Arts + Culture

NextGen: Congolese Author Sandra Uwiringiyimana Writes to Keep the African Spirit Alive

The 22-year-old survivor of the Gatumba massacre shares her perspective of Afrofuturism with OkayAfrica in 'NextGen.'

DIASPORAOver the course of July we'll be publishing short profiles, essays and interviews on the theme of "Afrofutures." Together these stories will be a deep dive into the way African and diaspora thinkers, technologists and artists view a future for Africans in the world and outside of it. 


Take a look at our introduction to Afrofuturism here.

Throughout this month, we'll also highlight and celebrate young, leading talents who already put into practice what a future with black people look like through their work in our daily profile series, 'NextGen.'

To close out our series, meet Congolese author Sandra Uwiringiyimana.

Sandra Uwiringiyimana is a 22-year-old author, activist and speaker from the Democratic Republic o f the Congo. As co-founder of the Jimbere Fund, an organization that aims to revitalize distressed communities in the DRC, she helps people in need in vulnerable areas and fights against poverty. Uwiringiyimana's memoir, How Dare The Sun Rise (Harper Collins), sheds light on her experience of being a refugee and battling trauma.

Photo courtesy of Sandra Uwiringiyimana.

Since her family’s resettlement in the United States in 2007, Sandra has used her experience to fight against the social injustice that occurred at the Gatumba massacre and has become a voice for women and girls, refugees and immigrants who have been often overlooked and undervalued. In telling her story, Sandra has shared the world stage with Charlie Rose, Angelina Jolie, and Tina Brown and has spoken at the Women in the World Summit in 2016 while she was still in university. In addition, she has addressed the United Nations Security Council at the request of Ambassador Samantha Power to plead with world leaders to act on the pressing issue of children in armed conflict.

For Uwiringiyimana, Afrofuturism is a vital part of her spreading her message. She believes it means “living in a world that allows black children and youth to see themselves represented in every aspect of society."

Photo by Rick Wenner, courtesy of Sandra Uwiringiyimana.

She continues:

"It means little black girls growing up appreciating their bodies and features. Afrofuturism means not having to tone down my blackness in order to seem more approachable or trustworthy; it means seeing every kind of black person represented, valued and validated," she says.

Sandra is an example of being an African leader and educating those who may not fully understand the African experience. “I want to show young Africans that we are allowed to be multidimensional. I decided to write a memoir at 22 because I was tired of reading stories that didn't reflect my Africa. My greatest hope is that through my activism and work I can demonstrate how to shed light on the problems of many African countries without making it the only narrative that's picked up by the rest of the world. We have many stories to tell and not all of them begin and end with despair. We are artists, adventurers, leaders, and so much more. We are all valid and deserve adequate representation. We do not need western saviors, we need more young Africans to invest in Africa; not just financially but investing our time to learn our history, who we were before all the brainwashing. It is our duty to keep the true African spirit alive and it is ultimately the only way to save ourselves."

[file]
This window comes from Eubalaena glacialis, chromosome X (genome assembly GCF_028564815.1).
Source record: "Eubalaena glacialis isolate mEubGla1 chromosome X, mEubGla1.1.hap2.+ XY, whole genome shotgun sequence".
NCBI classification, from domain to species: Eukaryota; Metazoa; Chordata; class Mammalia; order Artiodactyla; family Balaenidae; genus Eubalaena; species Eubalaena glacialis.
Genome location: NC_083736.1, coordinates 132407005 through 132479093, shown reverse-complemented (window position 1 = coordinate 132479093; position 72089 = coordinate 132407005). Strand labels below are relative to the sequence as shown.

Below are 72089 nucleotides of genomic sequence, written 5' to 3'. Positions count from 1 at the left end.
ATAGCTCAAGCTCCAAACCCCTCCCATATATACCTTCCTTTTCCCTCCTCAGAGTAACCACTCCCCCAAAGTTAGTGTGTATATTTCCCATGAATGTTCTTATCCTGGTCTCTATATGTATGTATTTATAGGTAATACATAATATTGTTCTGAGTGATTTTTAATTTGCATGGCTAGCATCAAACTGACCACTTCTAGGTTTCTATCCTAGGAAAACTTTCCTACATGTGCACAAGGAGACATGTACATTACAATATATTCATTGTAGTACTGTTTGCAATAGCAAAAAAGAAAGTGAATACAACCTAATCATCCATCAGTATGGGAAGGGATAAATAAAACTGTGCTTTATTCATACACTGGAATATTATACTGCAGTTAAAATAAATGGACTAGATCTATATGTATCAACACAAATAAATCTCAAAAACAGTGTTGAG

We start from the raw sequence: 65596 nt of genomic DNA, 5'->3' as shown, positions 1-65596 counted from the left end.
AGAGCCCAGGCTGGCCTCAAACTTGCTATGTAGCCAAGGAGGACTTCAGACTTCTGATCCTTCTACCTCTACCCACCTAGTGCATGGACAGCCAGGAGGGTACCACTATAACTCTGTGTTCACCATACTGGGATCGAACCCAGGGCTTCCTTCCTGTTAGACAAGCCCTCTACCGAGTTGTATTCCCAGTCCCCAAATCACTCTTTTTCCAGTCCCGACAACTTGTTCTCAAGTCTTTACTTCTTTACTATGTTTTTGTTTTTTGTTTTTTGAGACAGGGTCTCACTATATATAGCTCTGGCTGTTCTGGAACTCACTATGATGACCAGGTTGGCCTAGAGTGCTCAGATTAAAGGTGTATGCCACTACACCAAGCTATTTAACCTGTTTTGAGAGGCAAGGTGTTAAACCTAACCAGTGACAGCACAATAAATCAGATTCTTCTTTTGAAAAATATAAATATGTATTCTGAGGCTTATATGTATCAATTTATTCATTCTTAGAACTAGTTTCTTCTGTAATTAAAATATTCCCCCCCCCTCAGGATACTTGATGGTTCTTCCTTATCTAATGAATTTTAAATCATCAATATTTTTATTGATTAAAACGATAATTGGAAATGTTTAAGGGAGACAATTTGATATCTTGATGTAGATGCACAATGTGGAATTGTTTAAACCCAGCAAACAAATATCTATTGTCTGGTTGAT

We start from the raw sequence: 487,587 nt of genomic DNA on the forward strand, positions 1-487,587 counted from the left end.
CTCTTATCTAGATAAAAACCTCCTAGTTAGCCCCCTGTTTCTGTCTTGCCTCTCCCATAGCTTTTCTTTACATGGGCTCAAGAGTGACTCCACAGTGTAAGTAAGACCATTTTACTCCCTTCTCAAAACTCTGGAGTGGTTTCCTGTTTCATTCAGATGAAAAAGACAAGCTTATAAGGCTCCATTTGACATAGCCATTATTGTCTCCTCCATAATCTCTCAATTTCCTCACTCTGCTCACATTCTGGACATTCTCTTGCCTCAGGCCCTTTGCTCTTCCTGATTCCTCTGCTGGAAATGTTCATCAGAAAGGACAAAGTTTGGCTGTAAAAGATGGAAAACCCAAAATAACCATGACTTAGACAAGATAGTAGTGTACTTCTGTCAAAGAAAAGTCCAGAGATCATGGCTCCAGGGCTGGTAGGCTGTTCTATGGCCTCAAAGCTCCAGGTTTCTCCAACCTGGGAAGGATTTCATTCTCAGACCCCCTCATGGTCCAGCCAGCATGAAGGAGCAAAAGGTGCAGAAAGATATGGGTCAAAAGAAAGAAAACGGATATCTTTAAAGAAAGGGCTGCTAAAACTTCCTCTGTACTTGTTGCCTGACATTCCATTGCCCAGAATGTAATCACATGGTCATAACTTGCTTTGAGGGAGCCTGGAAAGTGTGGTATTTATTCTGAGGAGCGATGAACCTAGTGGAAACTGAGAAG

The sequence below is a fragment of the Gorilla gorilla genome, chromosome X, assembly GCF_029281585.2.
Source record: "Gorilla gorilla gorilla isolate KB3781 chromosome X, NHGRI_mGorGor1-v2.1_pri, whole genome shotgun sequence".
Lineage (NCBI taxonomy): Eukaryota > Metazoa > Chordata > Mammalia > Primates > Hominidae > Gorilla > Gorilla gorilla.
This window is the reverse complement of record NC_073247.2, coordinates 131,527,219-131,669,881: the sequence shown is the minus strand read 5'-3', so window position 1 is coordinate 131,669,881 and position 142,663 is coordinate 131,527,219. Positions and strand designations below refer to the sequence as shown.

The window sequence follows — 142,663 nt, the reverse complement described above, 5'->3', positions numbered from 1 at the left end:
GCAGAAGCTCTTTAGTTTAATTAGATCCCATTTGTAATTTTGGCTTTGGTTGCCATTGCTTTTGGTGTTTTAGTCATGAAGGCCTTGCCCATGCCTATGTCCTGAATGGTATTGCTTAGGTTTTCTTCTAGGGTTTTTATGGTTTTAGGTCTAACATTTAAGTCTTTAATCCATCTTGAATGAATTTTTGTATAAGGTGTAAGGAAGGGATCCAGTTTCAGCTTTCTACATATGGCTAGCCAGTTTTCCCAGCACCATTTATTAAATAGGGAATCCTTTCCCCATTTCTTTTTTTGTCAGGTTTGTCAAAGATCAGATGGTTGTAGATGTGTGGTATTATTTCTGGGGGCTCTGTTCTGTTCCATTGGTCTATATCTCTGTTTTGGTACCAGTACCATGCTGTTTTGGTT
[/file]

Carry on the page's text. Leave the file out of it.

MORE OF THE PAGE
Audio
(Youtube)

7 Gengetone Acts You Need to Check Out

The streets speak gengetone: Kenya's gengetone sound is reverberating across East Africa and the world, get to know its main purveyors.

Sailors' "Wamlambez!"Wamlambez!" which roughly translates to "those who lick," is the cry the reverberated round the world, pushing the gengetone sound to the global stage. The response "wamnyonyez" roughly translates to "those who suck" and that should tell you all you need to know about the genre.

Known for its lewd lyrics and repetitive (often call and response) hooks, gengetone makes no apologies for belonging to the streets. First of all, most artists that create gengetone are grouped into bands with a few outliers like Zzero Sufuri riding solo. The songs themselves often feature a multiplicity of voices with screams and crowds coming through as ad libs, adding to this idea that this is definitely "outside" music.

Listening to Odi wa Muranga play with his vocal on the track "Thao" it's easy to think that this is the first, but gengetone fits snuggly in a history of sheng rap based on the kapuka style beat. Kapuka is onomatopoeically named, the beats have that repetitive drum-hat-drum skip that sounds like pu-ka-pu-ka-pu. Artists like Nonini were asking women to come over using this riff long before Ochungulo family told them to stay home if they aren't willing to give it up.

Here's seven gengetone groups worth listening to.

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